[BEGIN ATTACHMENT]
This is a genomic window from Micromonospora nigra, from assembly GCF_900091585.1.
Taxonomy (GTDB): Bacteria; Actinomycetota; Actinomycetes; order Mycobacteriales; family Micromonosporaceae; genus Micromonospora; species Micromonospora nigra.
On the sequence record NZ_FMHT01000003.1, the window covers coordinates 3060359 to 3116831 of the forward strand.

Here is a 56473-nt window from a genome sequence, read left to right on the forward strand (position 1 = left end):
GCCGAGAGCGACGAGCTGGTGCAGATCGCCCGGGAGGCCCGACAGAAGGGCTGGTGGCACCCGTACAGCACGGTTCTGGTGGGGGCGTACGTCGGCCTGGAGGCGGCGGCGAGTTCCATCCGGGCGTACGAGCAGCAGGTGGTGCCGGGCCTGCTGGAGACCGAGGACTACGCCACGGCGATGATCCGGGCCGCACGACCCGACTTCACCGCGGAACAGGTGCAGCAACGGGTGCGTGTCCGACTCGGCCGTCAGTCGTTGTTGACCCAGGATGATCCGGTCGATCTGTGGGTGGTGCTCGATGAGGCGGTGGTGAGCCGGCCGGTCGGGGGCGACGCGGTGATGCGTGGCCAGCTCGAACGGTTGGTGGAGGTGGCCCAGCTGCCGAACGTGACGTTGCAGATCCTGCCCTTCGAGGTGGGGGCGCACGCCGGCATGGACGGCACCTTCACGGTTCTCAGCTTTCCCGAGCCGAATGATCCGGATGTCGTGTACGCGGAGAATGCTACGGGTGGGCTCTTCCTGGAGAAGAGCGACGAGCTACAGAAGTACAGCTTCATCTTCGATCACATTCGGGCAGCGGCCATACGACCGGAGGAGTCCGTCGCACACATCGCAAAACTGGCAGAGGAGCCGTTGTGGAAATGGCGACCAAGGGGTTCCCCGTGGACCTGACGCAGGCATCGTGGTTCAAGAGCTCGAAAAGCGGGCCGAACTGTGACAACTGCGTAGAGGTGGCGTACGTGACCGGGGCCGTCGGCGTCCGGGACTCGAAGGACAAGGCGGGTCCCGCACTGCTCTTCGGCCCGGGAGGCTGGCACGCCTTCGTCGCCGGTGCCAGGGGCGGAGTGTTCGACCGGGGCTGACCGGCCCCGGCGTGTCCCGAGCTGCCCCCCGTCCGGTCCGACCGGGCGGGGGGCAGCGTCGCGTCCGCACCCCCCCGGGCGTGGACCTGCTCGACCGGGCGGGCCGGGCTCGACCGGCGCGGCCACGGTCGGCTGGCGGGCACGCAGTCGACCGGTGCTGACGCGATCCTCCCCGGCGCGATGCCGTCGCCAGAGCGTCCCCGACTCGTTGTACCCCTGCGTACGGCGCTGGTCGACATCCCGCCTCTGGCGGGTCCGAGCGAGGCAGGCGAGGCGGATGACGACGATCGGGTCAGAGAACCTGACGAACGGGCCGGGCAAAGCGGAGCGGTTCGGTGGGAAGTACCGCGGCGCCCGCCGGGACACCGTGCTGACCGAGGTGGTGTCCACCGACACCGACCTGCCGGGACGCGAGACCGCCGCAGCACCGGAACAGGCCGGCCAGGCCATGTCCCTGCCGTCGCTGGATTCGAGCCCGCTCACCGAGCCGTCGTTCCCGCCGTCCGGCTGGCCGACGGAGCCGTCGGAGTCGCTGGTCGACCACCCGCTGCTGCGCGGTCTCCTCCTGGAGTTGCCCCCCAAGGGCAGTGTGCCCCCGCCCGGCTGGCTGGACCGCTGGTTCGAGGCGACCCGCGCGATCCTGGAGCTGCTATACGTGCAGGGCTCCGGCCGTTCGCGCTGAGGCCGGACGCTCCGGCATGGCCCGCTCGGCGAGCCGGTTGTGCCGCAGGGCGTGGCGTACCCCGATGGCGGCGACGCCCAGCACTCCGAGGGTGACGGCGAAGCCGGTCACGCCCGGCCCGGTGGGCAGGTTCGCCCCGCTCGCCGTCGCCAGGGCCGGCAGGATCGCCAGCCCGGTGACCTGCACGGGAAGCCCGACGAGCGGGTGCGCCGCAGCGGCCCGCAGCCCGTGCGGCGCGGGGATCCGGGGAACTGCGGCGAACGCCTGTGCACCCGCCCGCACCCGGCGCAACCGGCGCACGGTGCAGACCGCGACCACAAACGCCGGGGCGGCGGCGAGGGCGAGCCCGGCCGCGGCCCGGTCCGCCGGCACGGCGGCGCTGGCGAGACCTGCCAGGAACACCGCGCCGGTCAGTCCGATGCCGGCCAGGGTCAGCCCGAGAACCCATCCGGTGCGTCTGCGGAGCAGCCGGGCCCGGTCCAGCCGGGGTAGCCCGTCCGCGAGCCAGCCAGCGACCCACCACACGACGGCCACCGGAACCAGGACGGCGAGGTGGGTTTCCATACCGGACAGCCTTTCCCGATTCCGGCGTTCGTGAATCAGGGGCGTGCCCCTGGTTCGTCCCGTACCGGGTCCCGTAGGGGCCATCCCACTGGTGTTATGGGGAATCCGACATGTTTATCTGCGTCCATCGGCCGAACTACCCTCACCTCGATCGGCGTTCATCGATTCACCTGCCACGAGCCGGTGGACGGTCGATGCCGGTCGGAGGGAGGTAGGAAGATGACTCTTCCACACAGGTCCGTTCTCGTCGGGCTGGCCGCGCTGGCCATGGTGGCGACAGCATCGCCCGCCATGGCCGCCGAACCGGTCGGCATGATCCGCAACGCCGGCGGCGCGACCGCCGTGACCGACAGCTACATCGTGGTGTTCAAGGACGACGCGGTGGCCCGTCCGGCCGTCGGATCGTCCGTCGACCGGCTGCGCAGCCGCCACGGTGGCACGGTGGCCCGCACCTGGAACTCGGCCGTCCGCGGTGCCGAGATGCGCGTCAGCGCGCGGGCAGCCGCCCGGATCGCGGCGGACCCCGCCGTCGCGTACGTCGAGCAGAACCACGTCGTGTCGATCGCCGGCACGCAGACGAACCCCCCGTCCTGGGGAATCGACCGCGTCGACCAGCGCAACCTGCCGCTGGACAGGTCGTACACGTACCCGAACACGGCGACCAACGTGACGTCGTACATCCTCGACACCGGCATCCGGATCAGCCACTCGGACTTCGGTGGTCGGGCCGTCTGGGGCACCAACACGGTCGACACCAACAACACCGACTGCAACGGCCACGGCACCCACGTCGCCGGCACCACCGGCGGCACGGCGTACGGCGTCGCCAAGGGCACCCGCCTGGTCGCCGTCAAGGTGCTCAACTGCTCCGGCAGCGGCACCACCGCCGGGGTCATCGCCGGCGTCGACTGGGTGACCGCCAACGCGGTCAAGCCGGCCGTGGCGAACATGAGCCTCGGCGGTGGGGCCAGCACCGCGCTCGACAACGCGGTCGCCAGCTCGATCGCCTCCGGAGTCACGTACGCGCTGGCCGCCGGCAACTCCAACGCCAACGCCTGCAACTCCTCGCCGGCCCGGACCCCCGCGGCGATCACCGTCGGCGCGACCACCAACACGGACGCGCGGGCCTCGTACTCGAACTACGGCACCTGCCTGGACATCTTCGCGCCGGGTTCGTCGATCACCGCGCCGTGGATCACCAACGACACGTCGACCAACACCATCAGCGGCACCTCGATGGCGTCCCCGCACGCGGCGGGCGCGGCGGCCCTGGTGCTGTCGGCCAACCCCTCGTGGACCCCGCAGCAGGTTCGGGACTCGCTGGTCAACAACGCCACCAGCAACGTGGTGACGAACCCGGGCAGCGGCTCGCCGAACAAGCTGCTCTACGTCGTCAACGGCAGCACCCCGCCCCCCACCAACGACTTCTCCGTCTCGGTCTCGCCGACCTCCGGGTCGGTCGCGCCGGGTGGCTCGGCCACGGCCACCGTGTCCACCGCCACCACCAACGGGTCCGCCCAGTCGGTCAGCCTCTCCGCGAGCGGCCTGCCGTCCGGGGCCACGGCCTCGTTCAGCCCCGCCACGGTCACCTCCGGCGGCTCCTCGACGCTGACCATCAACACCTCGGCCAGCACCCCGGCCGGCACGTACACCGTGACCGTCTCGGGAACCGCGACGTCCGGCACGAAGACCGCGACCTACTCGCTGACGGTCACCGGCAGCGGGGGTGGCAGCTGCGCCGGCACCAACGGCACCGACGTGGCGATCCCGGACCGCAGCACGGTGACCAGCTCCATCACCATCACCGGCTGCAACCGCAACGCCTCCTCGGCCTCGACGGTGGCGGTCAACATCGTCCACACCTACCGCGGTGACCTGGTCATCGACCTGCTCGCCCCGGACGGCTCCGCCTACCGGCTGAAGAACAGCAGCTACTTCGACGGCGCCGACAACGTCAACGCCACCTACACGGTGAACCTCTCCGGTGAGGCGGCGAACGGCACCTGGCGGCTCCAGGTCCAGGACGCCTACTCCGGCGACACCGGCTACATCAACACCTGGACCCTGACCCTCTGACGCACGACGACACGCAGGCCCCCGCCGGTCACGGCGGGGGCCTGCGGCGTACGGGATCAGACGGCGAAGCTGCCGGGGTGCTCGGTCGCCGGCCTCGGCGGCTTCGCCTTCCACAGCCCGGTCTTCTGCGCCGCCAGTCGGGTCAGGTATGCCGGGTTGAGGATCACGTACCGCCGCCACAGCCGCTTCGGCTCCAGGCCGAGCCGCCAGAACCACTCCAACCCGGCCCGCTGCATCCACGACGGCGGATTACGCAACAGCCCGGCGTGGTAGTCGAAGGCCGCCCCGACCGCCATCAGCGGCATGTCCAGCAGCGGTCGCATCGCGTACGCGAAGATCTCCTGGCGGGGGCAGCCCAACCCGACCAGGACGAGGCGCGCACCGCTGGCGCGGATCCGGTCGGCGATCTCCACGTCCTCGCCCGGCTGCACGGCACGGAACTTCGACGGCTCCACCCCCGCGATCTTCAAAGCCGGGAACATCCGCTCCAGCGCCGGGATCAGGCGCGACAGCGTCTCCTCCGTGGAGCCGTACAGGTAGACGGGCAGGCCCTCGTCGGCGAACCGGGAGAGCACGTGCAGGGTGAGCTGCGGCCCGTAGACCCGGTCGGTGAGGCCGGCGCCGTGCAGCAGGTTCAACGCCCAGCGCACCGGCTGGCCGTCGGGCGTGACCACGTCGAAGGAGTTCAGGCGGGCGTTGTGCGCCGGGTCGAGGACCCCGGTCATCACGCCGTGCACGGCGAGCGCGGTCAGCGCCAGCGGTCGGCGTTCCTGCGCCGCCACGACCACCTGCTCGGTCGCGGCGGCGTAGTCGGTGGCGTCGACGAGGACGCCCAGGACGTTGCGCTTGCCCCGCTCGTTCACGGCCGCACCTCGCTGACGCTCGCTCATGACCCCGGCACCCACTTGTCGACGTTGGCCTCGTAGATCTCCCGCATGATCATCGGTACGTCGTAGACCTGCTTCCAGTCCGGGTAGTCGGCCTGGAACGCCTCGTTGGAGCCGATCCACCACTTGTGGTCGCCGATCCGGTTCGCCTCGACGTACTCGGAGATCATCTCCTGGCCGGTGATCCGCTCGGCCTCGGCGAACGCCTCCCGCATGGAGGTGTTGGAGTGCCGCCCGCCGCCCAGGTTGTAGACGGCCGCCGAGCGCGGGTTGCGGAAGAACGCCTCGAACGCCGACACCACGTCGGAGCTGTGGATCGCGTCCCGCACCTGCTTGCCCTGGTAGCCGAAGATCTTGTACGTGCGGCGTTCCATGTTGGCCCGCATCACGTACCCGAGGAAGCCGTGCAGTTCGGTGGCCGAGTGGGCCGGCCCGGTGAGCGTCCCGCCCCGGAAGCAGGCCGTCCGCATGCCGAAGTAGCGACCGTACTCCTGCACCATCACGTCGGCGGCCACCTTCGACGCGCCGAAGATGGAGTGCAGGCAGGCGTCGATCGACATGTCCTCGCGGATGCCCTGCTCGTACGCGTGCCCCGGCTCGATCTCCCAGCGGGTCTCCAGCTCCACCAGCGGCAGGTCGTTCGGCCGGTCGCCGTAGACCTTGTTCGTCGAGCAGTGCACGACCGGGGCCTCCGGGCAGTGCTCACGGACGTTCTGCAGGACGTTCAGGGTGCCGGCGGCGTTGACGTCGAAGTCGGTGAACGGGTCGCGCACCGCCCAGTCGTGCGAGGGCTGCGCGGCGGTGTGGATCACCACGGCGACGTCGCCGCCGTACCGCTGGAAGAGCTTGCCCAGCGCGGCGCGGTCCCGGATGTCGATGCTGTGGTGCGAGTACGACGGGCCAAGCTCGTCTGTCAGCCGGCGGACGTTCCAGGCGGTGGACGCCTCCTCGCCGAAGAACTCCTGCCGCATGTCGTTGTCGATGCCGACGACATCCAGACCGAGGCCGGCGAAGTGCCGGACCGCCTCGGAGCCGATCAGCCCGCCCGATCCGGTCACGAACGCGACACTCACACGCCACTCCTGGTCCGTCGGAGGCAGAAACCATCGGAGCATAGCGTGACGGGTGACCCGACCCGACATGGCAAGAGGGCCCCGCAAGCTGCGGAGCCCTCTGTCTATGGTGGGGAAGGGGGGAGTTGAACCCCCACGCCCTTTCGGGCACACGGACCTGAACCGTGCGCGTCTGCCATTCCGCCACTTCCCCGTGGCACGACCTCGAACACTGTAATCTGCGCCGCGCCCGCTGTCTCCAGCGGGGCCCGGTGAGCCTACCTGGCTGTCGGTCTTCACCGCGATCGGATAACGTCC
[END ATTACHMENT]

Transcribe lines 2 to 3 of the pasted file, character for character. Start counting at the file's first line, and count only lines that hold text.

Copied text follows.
Taxonomy (GTDB): Bacteria; Actinomycetota; Actinomycetes; order Mycobacteriales; family Micromonosporaceae; genus Micromonospora; species Micromonospora nigra.
On the sequence record NZ_FMHT01000003.1, the window covers coordinates 3060359 to 3116831 of the forward strand.